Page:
Fall 2007
ARE211
Problem Set #04 Answer key
First Graphical Problem Set
(1) Some quick multiple choice questions on necessary and sufficient conditions.
(a) The most important question to ask in determining whether
x
is sufficent for
y
is:
(i) Can you have
y
without having
x
?
(ii) Does
x
have any relevance for
y
?
(iii) Does having
x
ensure that you will have
y
?
(iv) If you know that you have
y
, do you know that you will have
x
?
Justify your answer using the fact that if
x
is sufficient for
y
then the set of objects
satisfying
x
is contained in the set of objects satisfying
y
.
Ans:
The correct answer is
(1(a)iii)
. We know that if
x
is sufficient for
y
then the set
of objects satisfying
x
is contained in the set of objects satisfying
y
. Therefore, having
y
implies having
x
.
(b) The most important question to ask in determining whether
p
is necessary for
q
is:
(i) Can you have p without having q?
(ii) Does having p ensure that you will have q?
(iii) Can p and q both be true at the same time?
(iv) Do you have to have p in order to have q?
Justify your answer using the fact that if
p
is necessary for
q
then the set of objects
satisfying
p
contains the set of objects satisfying
q
.
Ans:
The correct answer is
(1(b)iv)
. We know that if
p
is necessary for
q
then the set of
objects satisfying
p
contains the set of objects satisfying
q
. Therefore, if
q
is satisfied then
p
is satisfied, i.e., you have to have
p
in order to have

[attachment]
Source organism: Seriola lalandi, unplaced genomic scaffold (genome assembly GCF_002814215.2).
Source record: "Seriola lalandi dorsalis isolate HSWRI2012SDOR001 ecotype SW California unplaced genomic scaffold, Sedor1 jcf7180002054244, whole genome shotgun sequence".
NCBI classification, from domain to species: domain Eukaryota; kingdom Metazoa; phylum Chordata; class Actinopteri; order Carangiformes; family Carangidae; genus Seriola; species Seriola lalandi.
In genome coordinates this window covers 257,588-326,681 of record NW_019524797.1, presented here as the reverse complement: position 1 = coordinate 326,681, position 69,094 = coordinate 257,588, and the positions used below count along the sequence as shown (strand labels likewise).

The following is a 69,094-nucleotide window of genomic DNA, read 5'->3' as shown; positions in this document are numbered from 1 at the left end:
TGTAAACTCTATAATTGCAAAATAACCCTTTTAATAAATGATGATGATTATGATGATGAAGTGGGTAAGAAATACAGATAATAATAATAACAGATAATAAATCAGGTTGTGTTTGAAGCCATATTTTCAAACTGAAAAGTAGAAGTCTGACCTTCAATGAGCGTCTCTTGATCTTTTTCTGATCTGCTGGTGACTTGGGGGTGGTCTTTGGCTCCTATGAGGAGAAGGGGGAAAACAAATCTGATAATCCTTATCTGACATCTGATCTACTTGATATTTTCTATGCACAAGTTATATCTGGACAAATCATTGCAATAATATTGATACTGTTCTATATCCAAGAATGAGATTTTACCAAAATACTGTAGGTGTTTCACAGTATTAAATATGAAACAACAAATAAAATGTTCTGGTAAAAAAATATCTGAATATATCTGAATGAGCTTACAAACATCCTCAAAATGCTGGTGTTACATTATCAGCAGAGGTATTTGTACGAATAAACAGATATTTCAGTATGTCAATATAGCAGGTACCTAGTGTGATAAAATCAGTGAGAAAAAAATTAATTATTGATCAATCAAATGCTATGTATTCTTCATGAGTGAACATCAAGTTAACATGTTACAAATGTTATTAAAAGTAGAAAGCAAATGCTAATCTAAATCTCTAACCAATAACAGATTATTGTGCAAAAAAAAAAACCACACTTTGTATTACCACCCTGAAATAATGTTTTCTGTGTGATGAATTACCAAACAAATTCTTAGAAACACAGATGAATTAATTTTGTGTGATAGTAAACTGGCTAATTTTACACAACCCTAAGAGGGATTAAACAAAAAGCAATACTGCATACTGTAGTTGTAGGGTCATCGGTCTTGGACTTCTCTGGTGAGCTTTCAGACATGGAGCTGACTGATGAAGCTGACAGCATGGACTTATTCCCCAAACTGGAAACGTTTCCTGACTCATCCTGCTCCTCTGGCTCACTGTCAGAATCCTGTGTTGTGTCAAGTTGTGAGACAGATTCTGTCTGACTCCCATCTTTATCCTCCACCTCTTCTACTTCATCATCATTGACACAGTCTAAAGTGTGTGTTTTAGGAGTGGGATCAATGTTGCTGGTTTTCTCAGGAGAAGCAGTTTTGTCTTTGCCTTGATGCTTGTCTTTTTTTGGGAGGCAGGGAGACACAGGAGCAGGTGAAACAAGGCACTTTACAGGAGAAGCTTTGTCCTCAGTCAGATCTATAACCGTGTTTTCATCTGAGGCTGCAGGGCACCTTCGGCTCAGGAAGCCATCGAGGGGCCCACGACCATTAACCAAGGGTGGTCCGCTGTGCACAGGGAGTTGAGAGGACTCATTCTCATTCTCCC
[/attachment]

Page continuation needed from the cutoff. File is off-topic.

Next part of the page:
q
.
1
This preview has intentionally blurred sections. Sign up to view the full version.
View Full Document
2
Ans:
(2) Consider the following three class of triangles:
(A) Isoceles
(B) Equilateral
(C) Rightangled
Now answer the following questions
(a) Which class of triangle is sufficient for one of the other classes? Explain your answer.
(b) Which class of triangle is necessary for one of the other classes? Explain your answer.
(c) Is it possible to identify a restriction on one of the angles in the remaining class of
triangles such that if this additional restriction is satisfied, then this class is sufficient
for another class? If yes, identify the condition. If no, explain in terms of set theory.
(d) Is it possible to identify a restriction on one of the angles in the remaining class of
triangles such that if this additional restriction is satisfied, then this class is necessary
for another class? If yes, identify the condition. If no, explain in terms of set theory.
Ans:
(a) (B) is sufficient for (A): if a triangle has three equal sides, then it has two equal sides, and
hence belows to (A);
(b) (A) is necessary for (B): a triangle cannot have three equal sides without having two equal
sides.
(c) Right triangles with one 45
◦
angle must have two sides equal. Hence, the class of Right
angled triangles with a 45
◦
angles is sufficient for the class of isoceles triangles.
(d) Class (C) is already not sufficient for (A). That means that the set consisting of (C) triangles
does not contain the set consisting of (A) triangles. If you add an extra condition to (C),
then you make the set smaller. If (C) doesn’t contain (A) then a subset of (C) certainly
won’t contain (A).
This is the end of the preview.
Sign up
to
access the rest of the document.
 Fall '07
 Simon
 Optimization, Mathematical analysis, Convex function, x*

Click to edit the document details